A bill that would destroy the Postal Service as we know it passed a House subcommittee on Sept. 21 by a vote of seven to four, along party lines. Republicans voted in favor of the bill; Democrats voted against it. The bill, H.R. 2309, was co-sponsored by Rep. Darrell Issa (R-CA), chairman of the House Committee on Oversight and Government Reform, and Rep. Dennis Ross (R-FL), chairman of the postal subcommittee.
Prior to the vote, Rep. Issa amended the bill, which he first introduced on June 23, to include numerous provisions that are even more controversial than those contained in the original version:
The amended version includes a provision to grant authority to a newly-established control board to carry out layoffs, in spite of any provisions in collective bargaining agreements that might limit them. In addition, it says that employees who are eligible for retirement must be laid off before employees who are ineligible, and dictates that retirement-eligible employees with the longest service must be separated first. The new language also forbids the payment of severance pay to retirement-eligible employees.
The new version of the bill continues provisions from the original that would empower a newly-created “solvency authority” to unilaterally cut wages and abolish benefits.
The amendment doubles – from $1 billion to $2 billion – the value of mail processing facility closures mandated by the bill, and it continues the provision found in the original version which requires $1 billion worth of post office closures. The new version also includes many changes to mail delivery, such as a requirement to reduce “door delivery” by 75 percent within two years.
In addition, the amendment includes several changes that would negatively affect workers who are injured on duty, including one that would cut the monthly compensation of totally disabled employees from 66.66 percent to 50 percent, once they meet the age and service requirements for retirement.
Democrats on the subcommittee argued strenuously against the bill and offered several amendments of their own; all of them were defeated by the Republican majority.
APWU President Cliff Guffey denounced the bill. “This is a brazen attempt to dismantle the United States Postal Service and render it ripe for privatization,” he said. “It is a blatant attack on unionized workers.
“The bill does not address the cause of the Postal Service’s financial crisis. It does nothing to correct the requirement to pre-fund the healthcare benefits of future retirees, which forces the USPS to fund a 75-year liability in a period of just 10 years,” Guffey said. No other government agency or private company is required to make such payments, which cost the USPS approximately $5.5 billion annually. “The bill also fails to address billions of dollars in USPS overpayments to federal pension accounts,” he noted.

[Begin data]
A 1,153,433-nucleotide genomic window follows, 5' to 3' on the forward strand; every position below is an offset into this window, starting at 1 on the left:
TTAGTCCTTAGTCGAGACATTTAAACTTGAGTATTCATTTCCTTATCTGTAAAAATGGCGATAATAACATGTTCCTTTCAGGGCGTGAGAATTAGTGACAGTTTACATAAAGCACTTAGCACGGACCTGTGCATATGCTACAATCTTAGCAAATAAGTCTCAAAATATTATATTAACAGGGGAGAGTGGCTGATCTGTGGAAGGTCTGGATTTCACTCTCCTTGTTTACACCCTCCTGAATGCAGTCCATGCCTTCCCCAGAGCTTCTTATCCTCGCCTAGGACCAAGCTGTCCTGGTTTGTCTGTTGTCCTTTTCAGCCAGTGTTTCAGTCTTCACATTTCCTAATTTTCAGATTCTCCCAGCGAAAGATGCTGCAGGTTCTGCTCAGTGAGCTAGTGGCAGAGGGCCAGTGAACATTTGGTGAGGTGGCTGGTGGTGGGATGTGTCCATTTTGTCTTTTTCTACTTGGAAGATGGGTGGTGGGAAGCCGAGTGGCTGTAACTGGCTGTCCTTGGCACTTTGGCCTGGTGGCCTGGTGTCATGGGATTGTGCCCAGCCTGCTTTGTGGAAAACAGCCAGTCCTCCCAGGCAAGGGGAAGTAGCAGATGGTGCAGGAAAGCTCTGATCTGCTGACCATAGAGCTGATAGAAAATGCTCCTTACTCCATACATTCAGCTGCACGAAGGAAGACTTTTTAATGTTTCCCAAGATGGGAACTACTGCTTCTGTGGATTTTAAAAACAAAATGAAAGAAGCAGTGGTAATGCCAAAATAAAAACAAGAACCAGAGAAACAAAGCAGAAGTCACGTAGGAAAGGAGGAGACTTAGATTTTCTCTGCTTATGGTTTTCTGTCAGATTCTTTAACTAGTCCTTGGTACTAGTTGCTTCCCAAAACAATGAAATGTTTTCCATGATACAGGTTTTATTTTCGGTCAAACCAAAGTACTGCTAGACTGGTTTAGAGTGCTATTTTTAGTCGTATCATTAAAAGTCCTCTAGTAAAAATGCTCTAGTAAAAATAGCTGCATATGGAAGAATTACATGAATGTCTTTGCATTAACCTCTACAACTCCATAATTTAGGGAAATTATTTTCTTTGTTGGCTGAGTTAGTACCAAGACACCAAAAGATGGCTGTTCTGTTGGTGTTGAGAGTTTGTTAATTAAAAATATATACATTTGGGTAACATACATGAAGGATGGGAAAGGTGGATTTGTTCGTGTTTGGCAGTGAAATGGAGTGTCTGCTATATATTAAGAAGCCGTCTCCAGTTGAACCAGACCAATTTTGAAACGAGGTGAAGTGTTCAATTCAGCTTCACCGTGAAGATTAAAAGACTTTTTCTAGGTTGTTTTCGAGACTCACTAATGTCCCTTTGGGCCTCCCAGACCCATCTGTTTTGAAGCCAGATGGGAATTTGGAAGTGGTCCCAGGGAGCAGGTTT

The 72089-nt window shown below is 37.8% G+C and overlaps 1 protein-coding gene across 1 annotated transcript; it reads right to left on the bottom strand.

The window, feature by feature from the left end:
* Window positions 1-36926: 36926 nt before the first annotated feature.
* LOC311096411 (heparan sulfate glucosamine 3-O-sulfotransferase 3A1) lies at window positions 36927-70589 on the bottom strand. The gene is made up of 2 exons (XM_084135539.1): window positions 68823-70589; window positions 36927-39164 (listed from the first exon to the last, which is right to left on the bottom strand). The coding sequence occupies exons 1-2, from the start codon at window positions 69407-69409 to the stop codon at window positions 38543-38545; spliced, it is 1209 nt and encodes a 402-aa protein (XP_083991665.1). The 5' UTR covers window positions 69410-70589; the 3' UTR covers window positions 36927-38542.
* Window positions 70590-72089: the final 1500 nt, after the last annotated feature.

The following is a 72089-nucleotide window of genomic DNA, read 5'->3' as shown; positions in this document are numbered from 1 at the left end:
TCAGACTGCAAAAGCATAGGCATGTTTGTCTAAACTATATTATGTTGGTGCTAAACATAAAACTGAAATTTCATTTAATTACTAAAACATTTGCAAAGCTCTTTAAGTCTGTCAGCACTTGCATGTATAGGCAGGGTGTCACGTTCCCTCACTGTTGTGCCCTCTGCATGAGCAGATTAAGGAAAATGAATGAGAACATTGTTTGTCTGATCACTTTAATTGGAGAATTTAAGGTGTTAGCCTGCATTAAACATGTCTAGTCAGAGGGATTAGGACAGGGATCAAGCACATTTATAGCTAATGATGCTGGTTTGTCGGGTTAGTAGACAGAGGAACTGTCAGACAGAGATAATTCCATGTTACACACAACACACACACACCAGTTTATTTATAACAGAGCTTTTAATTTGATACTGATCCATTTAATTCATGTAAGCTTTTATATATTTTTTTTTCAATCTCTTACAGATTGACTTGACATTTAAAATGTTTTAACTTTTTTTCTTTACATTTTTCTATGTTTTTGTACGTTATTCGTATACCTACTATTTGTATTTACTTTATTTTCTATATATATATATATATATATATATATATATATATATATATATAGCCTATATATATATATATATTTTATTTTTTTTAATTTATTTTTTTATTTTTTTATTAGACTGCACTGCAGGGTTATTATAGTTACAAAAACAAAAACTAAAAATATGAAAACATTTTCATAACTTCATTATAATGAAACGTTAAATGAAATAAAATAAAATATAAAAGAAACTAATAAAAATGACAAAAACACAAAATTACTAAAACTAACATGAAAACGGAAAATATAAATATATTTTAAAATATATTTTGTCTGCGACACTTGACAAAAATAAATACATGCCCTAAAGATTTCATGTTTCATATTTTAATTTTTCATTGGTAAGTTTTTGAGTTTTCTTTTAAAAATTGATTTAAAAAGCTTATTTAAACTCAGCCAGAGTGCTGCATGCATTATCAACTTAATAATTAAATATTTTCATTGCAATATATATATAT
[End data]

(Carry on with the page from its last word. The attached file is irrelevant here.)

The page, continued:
“The Postal Service is a critical part of our economy. It is the center of a $1.2 trillion industry that employs 8 million people, including printers, mailers, and other businesses that rely on the Postal Service,” Guffey said.
“The post office is where the flag flies across America, and it is an integral part of our national life. Yet the bill would destroy this great institution – shutting thousands of offices, slashing service, and punishing workers.”
Guffey called on all union members to participate in rallies set for Tuesday, Sept. 27, to Save America’s Postal Service. Events are planned in every congressional district across the country, as part of a campaign by the four postal unions to win support for legislation to avert a collapse of the nation’s mail system.
The APWU is working with the National Association of Letter Carriers, the National Postal Mail Handlers Union and the National Rural Letter Carriers Association to organize the activities. (Please send high-resolution photos of your event to email@example.com.) To find the location of the rally nearest you, visit www.SaveAmericasPostal Service.org.
The unions are urging support for H.R. 1351, which was introduced by Rep. Stephen Lynch (D-MA). The Lynch bill would prevent the financial collapse of the USPS – without closing thousands of post offices, eliminating hundreds of mail processing facilities, delaying mail delivery, laying off 120,000 workers, cutting postal workers’ pay, or ending collective bargaining rights.
H.R. 1351 would allow the Postal Service to apply billions of dollars in pension overpayments to the congressional mandate that requires the USPS to pre-fund the healthcare benefits of future retirees.
“We are fighting for our lives,” Guffey said. “I urge every APWU member to attend a rally, and to ask his or her member of Congress to support H.R. 1351.”